Old guard storms boardroom at ailing Lenovo
PC vendor sees shipments slide faster than industry
Lenovo's old guard Chinese management parachuted back into the boardroom yesterday as it released third quarter numbers that showed its shipments dropping faster than the industry average in every market except China.
Sales at the Beijing-based PC vendor slipped 20.1 per cent to $3.6bn in the quarter ending December 31, while last year's $172m net profit evaporated, leaving a $97m loss this time round.
The economic downturn has hit all technology vendors to a greater or lesser degree. However, Lenovo's shipments appears to have taken a bigger hit than the industry as a whole.
Sales at the vendor's Chinese arm were $1.6bn, with shipments dropping one per cent compared to an industry average of seven per cent in the country.
However, the Americas arm, which accounts for 25 per cent of sales,saw shipments down six per cent compared to an industry average of three per cent, while EMEA - accounting for a fifth of revenues - saw shipments down two per cent, compared to the industry's one per cent rise. Asia Pac, excluding China, saw shipments down 23 per cent, compared to a four per cent average decline. Lenovo noted a particular drop in Indian shipments.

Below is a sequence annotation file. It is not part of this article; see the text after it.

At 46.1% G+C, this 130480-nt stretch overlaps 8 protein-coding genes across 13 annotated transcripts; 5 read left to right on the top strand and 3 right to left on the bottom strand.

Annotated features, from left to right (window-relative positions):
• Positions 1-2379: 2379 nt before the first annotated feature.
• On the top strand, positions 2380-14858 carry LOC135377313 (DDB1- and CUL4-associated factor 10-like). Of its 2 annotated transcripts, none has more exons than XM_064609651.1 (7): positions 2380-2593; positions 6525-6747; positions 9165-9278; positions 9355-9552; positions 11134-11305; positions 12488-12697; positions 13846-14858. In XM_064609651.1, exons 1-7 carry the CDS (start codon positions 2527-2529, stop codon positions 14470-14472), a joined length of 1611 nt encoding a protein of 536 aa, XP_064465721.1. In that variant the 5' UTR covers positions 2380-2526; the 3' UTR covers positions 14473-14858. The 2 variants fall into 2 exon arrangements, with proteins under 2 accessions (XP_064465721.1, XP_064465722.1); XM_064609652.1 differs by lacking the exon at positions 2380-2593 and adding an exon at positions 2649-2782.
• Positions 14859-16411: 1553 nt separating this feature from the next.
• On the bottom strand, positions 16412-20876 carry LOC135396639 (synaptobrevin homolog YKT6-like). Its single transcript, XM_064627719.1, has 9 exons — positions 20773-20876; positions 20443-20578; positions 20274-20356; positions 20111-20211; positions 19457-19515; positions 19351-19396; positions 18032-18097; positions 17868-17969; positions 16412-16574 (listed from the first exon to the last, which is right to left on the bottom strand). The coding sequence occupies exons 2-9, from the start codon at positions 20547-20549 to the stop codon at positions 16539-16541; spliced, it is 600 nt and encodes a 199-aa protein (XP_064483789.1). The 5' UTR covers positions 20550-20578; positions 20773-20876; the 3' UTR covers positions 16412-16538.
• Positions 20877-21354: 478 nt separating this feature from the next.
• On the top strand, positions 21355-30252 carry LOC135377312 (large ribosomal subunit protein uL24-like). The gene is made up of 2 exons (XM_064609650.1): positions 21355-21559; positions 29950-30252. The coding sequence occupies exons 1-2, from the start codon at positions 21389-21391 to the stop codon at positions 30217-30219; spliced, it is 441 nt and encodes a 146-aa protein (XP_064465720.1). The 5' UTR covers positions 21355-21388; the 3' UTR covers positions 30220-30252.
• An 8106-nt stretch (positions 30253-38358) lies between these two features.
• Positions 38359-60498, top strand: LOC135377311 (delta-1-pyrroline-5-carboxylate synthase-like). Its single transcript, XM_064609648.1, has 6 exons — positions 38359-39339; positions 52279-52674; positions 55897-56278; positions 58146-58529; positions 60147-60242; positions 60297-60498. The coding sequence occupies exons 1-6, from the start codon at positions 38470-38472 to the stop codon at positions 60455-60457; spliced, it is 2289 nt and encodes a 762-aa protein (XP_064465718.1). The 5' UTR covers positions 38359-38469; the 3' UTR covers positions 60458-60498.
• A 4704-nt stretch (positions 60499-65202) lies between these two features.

Lenovo has responded by recalling founder and board member Liu Chuanzhi, who retakes the chairman's spot. Incumbent chairman Yang Yuanqing has returned to the CEO's role.
The ensuing exec domino effect sees William Amelio leave, having come to the end of his three-year contract, the company said. Amelio joined the firm in 2005, having done stints at Dell, NCR and IBM.
Meanwhile, operations SVP Rory Read takes over the newly created role of president and COO.
The return of the old guard heralds a renewed focus on the vendor's home market.
“Lenovo has grown successfully on the international stage, but at this important time, we want to pay particular attention to our China business as it represents the foundation of our global business and growth strategy,” said Liu Chuanzhi.
The switch in strategy provides much food for thought. Does it mean the company is battening down the hatches amidst increased fears of protectionism? Or is it giving up on non-China markets as IT budgets there evaporate? Worryingly, both assumptions could be correct. ®